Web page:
On Stock Island, a uniquely Keys mix of work­ing-class trail­ers and mod­est va­ca­tion homes, res­i­dents were track­ing give­aways via the gen­er­a­tor-pow­ered FM sta­tion, 104.1. Cell­phone cov­er­age was lim­ited to the reach of emer­gency tow­ers; ca­ble TV and In­ter­net ser­vice were pre-Irma mem­o­ries, along with air con­di­tion­ing and fresh food.

“It’s as bad as I’ve ever seen, but ev­ery day it feels a lit­tle more like nor­mal,” said Her­nan­dez’s neigh­bor, Kevin Ed­wards, 41, a mil­i­tary jet me­chanic who was al­lowed to re­turn Tues­day.

Ed­wards spent two days in 90-de­gree heat clear­ing a fi­cus tree off the front of his house and a Brazil­ian pep­per tree off the back, go­ing from 234 pounds to 219 in the process. When of­fi­cials an­nounced a two-hour win­dow to flush toi­lets and bathe with wa­ter that still can’t be con­sumed, he took a 45-minute shower, un­til the wa­ter backed up in his sink.

“The sys­tem’s not there yet,” he said.

A Mon­roe County sher­iff’s car pulled slowly down the street, forc­ing a rooster to scam­per to the side. “If you need food or wa­ter, go to the Tom Thumb park­ing lot,” the of­fi­cer in­toned through a loud­speaker.

“We’ve pretty much run out of food,” Her­nan­dez said when the car passed her house. An empty box la­beled “Emer­gency Ra­tion Meals” sat on a pile of reek­ing sea­weed in her yard. “What I re­ally want is ice, some­thing cold to drink.”

‘Now look at that’

Down on the cor­ner, with the sun start­ing to set, Ed Har­ris put a fi­nal pile of branches at the curb. At 83, he’d stuck through many a storm, but this was the first he went through with­out Phyl­lis. She died in July, just shy of their 60th an­niver­sary.

His house, mod­ern, built to code on eight-foot block piers, was un­dam­aged. He had looked down at the wa­ter wash­ing over his yard from the lonely safety of his porch.

“My wife hated all these stairs,” he said softly. “I don’t know. Ev­ery­thing has changed. Ev­ery­thing.”

At that minute, Jimmy Greene walked by, his own dog Roxie on a leash. Har­ris called hello and thanked Greene for a fa­vor he’d done him ear­lier in the day: tak­ing his car to get filled up at the one sta­tion on the island with gas.

“That line was 60 cars long,” Greene said, shak­ing his head.

Greene walked down Cross Street, past the fences crushed by the storm surge and the piles of rot­ting garbage, past the “Loot­ers Will Be Shot” sign painted on the ply­wood still cov­er­ing the win­dow of a pink cot­tage.

“Some of these houses, where they didn’t clear out the fridge be­fore they evac­u­ated,” he said sniff­ing, “ev­ery­thing’s start­ing to stink.” He stopped. “Now look at that.” It was a trailer with its front end blown off. In the now ope­nair kitchen stood a woman putting dishes neatly away, as though she had just fin­ished a meal.

She was Jac­que­line Rodriguez, a maid at the Dou­ble­Tree Hil­ton on Key West. She and her hus­band, who took refuge at an­other mo­tel dur­ing the storm, were do­ing what they could to feel bet­ter about the fact that their home was a to­tal loss.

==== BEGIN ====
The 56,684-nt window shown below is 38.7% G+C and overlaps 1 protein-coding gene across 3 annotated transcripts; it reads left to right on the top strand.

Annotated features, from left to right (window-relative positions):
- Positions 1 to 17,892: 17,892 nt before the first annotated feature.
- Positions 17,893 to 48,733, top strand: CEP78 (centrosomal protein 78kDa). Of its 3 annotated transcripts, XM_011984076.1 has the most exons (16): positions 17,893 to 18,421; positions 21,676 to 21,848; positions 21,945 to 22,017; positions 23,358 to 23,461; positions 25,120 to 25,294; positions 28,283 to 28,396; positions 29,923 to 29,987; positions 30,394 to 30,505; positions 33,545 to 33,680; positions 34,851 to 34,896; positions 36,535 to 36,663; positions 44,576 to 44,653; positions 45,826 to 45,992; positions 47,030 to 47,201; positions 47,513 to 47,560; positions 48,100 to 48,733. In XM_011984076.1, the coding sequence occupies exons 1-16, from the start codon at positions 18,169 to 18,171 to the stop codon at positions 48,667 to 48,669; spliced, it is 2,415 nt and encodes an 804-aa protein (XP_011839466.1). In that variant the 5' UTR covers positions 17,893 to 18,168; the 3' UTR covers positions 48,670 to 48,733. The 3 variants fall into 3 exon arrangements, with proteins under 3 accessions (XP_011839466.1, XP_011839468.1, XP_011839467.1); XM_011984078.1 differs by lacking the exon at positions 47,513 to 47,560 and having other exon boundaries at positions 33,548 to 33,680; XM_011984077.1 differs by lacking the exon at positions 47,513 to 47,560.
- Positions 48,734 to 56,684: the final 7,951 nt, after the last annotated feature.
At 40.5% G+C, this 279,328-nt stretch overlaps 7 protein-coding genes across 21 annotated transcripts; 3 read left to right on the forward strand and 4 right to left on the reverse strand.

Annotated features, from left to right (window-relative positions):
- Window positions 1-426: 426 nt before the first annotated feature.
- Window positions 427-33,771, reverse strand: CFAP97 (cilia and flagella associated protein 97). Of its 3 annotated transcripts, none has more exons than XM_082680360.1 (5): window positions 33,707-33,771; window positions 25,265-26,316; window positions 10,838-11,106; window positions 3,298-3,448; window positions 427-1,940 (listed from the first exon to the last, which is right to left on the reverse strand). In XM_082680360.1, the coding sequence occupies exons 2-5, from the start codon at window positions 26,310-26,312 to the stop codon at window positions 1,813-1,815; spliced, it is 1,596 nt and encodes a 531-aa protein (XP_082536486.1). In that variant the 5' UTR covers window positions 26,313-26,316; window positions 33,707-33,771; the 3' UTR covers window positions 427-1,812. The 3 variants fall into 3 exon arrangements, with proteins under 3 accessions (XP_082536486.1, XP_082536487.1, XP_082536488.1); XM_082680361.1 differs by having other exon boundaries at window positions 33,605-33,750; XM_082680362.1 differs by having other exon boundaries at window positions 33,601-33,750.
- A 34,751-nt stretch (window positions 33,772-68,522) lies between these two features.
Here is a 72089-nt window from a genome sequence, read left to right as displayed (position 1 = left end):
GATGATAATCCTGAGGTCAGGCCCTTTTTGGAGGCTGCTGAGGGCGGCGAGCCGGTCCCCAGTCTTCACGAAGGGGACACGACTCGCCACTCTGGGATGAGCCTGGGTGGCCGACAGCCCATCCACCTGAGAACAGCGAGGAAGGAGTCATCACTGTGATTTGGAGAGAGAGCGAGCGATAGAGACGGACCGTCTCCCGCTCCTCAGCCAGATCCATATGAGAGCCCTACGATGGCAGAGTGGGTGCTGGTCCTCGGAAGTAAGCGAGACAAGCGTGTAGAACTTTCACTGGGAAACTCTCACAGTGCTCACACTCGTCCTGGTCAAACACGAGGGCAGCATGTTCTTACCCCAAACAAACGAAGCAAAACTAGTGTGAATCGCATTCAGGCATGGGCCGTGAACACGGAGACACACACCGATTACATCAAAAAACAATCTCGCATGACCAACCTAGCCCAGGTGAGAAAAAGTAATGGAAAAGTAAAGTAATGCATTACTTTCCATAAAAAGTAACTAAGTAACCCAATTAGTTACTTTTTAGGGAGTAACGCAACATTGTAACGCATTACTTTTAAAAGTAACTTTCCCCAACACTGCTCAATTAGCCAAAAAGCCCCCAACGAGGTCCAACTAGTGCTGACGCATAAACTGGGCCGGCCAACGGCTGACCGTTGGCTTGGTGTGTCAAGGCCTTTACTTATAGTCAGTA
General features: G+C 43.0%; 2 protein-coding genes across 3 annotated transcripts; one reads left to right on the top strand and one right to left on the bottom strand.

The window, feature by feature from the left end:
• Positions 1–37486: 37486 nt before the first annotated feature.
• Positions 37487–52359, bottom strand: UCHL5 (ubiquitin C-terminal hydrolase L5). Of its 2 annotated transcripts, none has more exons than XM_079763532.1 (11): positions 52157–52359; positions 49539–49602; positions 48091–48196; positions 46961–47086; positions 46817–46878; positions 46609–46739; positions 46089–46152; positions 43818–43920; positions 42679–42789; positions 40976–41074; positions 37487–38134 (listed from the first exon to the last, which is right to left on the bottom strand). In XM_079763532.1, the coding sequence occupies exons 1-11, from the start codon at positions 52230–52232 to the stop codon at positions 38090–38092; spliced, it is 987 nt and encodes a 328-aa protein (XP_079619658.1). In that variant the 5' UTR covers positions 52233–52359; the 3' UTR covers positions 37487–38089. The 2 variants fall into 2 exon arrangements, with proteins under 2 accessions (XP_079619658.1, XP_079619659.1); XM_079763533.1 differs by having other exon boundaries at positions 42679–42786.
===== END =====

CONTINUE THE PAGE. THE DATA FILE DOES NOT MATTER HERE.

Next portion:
“We’re alive,” she said in Span­ish. It was all she could muster.

Across the street, a man came out of his low-slung, branch-cov­ered house the only way he could: re­mov­ing the warped front door from its hinges, step­ping out and then putting it back.

He was Michael Knoles, a re­moval tech­ni­cian for the Key West mor­tu­ary. With­out work­ing phones, po­lice had for days been com­ing to knock on his busted front door when they needed a body col­lected — from the hos­pi­tal, from houses, from boats.

The of­fi­cial death toll from Irma has been re­mark­ably low, a com­bi­na­tion of peo­ple get­ting out of the way of the storm and a bit of luck as the storm weak­ened and went in­land. But lo­cals say the peo­ple dy­ing since the storm could have been af­fected

“It’s as bad as I’ve ever seen, but ev­ery day it feels a lit­tle more like nor­mal.” Kevin Ed­wards, 41, a Florida Keys res­i­dent who was al­lowed to re­turn Tues­day af­ter evac­u­at­ing

by the stress.

“A lot of heart at­tacks,” Greene said. “Folks are run­ning out of their medicine.” “It’s been busy,” Knoles said. Greene, who was hold­ing a can of Heineken, looked at Knoles, who was hold­ing a can of Glory Foods col­lard greens.

“You got a can opener for that?” Greene asked.

“That’s what I’m look­ing for,” Knoles said.

“Got one at the house,” Greene said, start­ing down the block in the last rays of the trop­i­cal sun­set. “Come on.”

MAG­GIE STE­BER FOR THE WASHINGTON POST

Stock Island, Fla., res­i­dent Jac­que­line Rodriguez or­ga­nizes what is left of her kitchen Thurs­day. In its dev­as­ta­tion of the Keys, Hur­ri­cane Irma blew the roof off Rodriguez’s home and knocked down her walls. Res­i­dents of the Keys, the coun­try’s hard­est-hit area, are sort­ing through the start of re­cov­ery with lim­ited food, wa­ter and elec­tric­ity.

MAG­GIE STE­BER FOR THE WASHINGTON POST

Ed Har­ris, 83, stands in the yard of his Stock Island home, which sits on block piers and made it through the storm mostly un­scathed.